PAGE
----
MMS Soars into a Brick Wall

Mike GrenvilleÌs excellent 160 Characters reports on some of the latest trends on MMS. It makes gruesome reading.

The NOP poll found that 83% of respondents had yet to send an MMS.

It also has some stats on MMS usage in 2003:

∑ France 23 Million
∑ Germany 37 Million
∑ Italy 20 Million
∑ Spain 17 Million
∑ Sweden 5 Million
∑ Switzerland 450,000
∑ UK 27 Million

While these numbers may look impressive, in the UK context, 27 million a year compares to over 2 billion SMSÌs a MONTH.

ThereÌs a number of problems with MMS in my view:

1. ItÌs expensive. Many of the MMSÌs above were actually sent during the free trial periods offered by operators.

2. It often doesnÌt work and users are often required to manually change the settings on their phone. And they donÌt know how.

3. ItÌs a technology looking for a use.

IÌll expand on point 3 a little. While itÌs sometimes possible to invent a technology and find an application for it (Post It Notes spring to mind) itÌs not normally a winning strategy.

But this is where many analysts and Operators are going wrong. They see camera phone sales = consumer desire to send pictures = acceptance of consumer to premium pricing of MMS = huge surge in data revenues = telecoms boom.

I wrote in my blog a few months ago about this phenomenon, comparing it with South Park’s Underpants Gnomes. They spend their lives stealing peoples’ underwear.

Tracked back to their lair, we find the Gnomes with a huge pile of err….Stolen Underpants. Challenged to justify this, they show a large chart on which is outlined their strategy (see below). The key to this strategy they say, is to identify what the question mark represents – “then it’s untold wealth all round”

Chart:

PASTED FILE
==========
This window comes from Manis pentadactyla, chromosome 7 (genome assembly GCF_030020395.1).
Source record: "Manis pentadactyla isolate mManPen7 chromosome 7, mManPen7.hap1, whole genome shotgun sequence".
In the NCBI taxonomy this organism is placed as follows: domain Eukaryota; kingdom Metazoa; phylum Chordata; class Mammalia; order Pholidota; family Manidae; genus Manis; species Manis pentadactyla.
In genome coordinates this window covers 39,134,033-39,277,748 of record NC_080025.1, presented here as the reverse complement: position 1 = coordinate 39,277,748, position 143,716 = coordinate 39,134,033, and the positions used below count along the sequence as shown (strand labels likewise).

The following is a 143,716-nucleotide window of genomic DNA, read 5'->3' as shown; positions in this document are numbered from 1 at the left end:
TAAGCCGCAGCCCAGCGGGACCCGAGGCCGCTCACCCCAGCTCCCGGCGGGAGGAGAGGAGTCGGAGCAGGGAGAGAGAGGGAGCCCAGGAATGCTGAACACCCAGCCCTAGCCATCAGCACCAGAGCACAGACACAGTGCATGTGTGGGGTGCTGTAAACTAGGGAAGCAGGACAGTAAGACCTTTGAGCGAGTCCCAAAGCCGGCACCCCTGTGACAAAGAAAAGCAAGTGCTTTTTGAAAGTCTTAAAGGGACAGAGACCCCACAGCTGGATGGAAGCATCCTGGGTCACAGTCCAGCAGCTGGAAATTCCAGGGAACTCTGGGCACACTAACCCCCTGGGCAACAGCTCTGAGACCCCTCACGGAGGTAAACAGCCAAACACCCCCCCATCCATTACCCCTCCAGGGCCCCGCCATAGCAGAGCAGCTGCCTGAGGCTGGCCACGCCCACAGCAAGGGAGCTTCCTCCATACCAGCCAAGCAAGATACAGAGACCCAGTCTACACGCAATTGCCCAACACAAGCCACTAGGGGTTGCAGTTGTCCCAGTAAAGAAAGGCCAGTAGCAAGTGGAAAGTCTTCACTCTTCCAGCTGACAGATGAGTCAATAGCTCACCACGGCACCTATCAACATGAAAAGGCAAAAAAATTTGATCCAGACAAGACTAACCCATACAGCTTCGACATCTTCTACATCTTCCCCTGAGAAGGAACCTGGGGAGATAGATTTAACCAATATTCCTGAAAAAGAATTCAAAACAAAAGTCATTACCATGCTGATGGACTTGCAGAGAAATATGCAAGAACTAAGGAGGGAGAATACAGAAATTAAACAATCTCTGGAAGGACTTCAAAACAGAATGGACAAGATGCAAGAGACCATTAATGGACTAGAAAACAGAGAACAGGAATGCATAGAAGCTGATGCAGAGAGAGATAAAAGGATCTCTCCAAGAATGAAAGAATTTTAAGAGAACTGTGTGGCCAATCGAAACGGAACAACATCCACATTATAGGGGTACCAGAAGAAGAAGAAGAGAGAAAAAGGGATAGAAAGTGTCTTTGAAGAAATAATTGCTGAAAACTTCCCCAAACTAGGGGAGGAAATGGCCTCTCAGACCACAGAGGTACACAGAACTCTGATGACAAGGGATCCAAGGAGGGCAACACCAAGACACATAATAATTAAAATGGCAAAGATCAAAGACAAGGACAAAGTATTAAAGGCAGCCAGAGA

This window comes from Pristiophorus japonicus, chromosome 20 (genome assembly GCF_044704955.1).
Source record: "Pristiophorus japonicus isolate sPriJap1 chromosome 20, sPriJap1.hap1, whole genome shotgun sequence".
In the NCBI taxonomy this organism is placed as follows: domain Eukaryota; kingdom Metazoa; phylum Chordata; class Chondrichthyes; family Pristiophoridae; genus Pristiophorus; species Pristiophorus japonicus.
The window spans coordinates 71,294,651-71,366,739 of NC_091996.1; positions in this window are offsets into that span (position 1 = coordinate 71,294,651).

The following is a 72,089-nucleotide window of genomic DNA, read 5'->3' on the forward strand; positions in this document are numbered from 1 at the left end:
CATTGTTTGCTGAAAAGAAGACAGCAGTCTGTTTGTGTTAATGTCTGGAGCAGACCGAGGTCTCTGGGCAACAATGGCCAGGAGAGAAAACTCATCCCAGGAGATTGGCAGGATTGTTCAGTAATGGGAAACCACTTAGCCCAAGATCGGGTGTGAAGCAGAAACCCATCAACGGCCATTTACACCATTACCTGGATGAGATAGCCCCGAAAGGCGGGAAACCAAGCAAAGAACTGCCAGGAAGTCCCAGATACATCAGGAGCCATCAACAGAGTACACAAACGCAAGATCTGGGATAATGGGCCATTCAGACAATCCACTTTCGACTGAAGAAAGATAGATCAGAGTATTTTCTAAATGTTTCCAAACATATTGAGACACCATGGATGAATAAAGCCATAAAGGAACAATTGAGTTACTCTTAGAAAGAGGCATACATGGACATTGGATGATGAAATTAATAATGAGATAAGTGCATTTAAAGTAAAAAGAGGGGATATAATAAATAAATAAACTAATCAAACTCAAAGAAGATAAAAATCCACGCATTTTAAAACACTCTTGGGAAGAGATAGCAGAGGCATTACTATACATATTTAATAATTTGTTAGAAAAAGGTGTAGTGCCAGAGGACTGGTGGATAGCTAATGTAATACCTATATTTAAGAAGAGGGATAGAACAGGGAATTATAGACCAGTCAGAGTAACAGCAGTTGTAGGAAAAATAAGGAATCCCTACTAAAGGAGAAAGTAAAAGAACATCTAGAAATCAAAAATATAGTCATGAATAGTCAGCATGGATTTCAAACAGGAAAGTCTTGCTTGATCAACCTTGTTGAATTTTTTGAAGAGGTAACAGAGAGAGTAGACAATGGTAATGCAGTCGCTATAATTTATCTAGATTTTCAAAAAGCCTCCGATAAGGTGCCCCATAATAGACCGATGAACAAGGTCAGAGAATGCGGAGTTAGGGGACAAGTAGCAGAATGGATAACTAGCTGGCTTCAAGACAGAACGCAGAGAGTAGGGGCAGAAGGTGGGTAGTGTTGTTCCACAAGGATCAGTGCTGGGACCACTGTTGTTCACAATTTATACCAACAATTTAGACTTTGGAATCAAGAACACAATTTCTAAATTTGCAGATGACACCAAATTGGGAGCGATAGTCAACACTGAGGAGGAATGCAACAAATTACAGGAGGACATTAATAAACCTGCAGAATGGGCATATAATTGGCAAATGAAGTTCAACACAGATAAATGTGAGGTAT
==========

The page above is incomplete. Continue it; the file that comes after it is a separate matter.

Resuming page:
1. Collect Underpants
2. ?
3. Profit

🙂

Another flawed formulae is:

ability to make video phones = consumer desire to make video calls = acceptance of consumer to premium pricing of data traffic = huge surge in data revenues = telecoms boom.

People have compared SMS with MMS as being like DOS was to Windows. Apart from being an obvious overclaim, a better example would be Text based email to HTML email. WeÌve had the latter for years, but apart from formatting the appearance of the email and/or forwarding HTML email thatÌs already composed, most people never use it.

It comes down to usability. The requirement to compose an HTML email or an MMS which includes pictures, text and maybe audio is beyond the artistic skill of the average user. Moreover, even if they can do it, it would require a considerable investment of time.

So if I were in charge of implementing the strategy for MMS (a potential poisoned chalice, but I can dream), IÌd do the following:

1. Make sure every handset worked Ïout of the boxÓ. I know itÌs not easy, but neither is this impossible.

2. Make sure that we had cross network compatibility. If youÌre going to send a message, it has to arrive. No excuses.

3. Develop a range of content, readily available and FREE that people could use to quickly compose their MMS. Most operators try to Ïdouble bubbleÓ by charging for content and then charging you to send it. Come on guys, thatÌs just greedy!

4. Drop the price. 35p (OK O2 have just generously introduced a 25p tariff Ò more than double what an SMS costs on the most expensive tariff). 10 Ò 15p seems reasonable for a premium content message. 25 Ò 35p is that greed thing again.

5. Give 1,000 or so handsets to the coolest kids and give them free MMS messaging.

Having then lit the touch paper, you see it start to take off. But will an Operator adopt a marketing-led strategy? Excuse me, must sign off Ò thereÌs a pig flying past my window 🙂

—–>Follow us on Twitter too: @russellbuckley and @caaarlo